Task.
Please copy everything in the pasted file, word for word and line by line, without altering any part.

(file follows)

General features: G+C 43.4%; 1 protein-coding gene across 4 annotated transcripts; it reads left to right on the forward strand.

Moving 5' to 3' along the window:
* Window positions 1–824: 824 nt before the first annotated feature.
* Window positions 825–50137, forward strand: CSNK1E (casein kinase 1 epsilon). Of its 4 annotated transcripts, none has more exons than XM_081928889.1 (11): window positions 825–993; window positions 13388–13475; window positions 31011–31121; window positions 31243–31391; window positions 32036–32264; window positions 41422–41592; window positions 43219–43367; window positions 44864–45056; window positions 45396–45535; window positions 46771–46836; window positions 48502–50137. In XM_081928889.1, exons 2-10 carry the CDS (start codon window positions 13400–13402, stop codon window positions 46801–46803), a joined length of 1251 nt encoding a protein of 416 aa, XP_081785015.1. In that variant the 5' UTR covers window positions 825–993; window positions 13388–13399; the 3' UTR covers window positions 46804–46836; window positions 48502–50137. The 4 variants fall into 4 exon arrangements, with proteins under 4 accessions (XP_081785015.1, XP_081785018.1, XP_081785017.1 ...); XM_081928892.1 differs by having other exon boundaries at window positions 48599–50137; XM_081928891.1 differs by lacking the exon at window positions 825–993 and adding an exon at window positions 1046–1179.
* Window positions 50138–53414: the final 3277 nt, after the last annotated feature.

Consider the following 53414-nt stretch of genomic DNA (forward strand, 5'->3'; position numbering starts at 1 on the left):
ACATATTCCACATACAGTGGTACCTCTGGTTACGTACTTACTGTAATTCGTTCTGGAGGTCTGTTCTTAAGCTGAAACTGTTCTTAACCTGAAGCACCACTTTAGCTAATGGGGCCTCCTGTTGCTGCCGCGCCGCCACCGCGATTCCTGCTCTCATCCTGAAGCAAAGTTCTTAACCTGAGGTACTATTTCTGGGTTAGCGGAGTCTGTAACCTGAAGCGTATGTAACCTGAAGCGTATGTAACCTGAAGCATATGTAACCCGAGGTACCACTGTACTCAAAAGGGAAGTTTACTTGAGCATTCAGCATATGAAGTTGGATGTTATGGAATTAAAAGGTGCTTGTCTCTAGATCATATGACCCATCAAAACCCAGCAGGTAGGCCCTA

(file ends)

General features: G+C 43.4%; 1 protein-coding gene across 4 annotated transcripts; it reads left to right on the forward strand.

Moving 5' to 3' along the window:
* Window positions 1–824: 824 nt before the first annotated feature.
* Window positions 825–50137, forward strand: CSNK1E (casein kinase 1 epsilon). Of its 4 annotated transcripts, none has more exons than XM_081928889.1 (11): window positions 825–993; window positions 13388–13475; window positions 31011–31121; window positions 31243–31391; window positions 32036–32264; window positions 41422–41592; window positions 43219–43367; window positions 44864–45056; window positions 45396–45535; window positions 46771–46836; window positions 48502–50137. In XM_081928889.1, exons 2-10 carry the CDS (start codon window positions 13400–13402, stop codon window positions 46801–46803), a joined length of 1251 nt encoding a protein of 416 aa, XP_081785015.1. In that variant the 5' UTR covers window positions 825–993; window positions 13388–13399; the 3' UTR covers window positions 46804–46836; window positions 48502–50137. The 4 variants fall into 4 exon arrangements, with proteins under 4 accessions (XP_081785015.1, XP_081785018.1, XP_081785017.1 ...); XM_081928892.1 differs by having other exon boundaries at window positions 48599–50137; XM_081928891.1 differs by lacking the exon at window positions 825–993 and adding an exon at window positions 1046–1179.
* Window positions 50138–53414: the final 3277 nt, after the last annotated feature.

Consider the following 53414-nt stretch of genomic DNA (forward strand, 5'->3'; position numbering starts at 1 on the left):
ACATATTCCACATACAGTGGTACCTCTGGTTACGTACTTACTGTAATTCGTTCTGGAGGTCTGTTCTTAAGCTGAAACTGTTCTTAACCTGAAGCACCACTTTAGCTAATGGGGCCTCCTGTTGCTGCCGCGCCGCCACCGCGATTCCTGCTCTCATCCTGAAGCAAAGTTCTTAACCTGAGGTACTATTTCTGGGTTAGCGGAGTCTGTAACCTGAAGCGTATGTAACCTGAAGCGTATGTAACCTGAAGCATATGTAACCCGAGGTACCACTGTACTCAAAAGGGAAGTTTACTTGAGCATTCAGCATATGAAGTTGGATGTTATGGAATTAAAAGGTGCTTGTCTCTAGATCATATGACCCATCAAAACCCAGCAGGTAGGCCCTA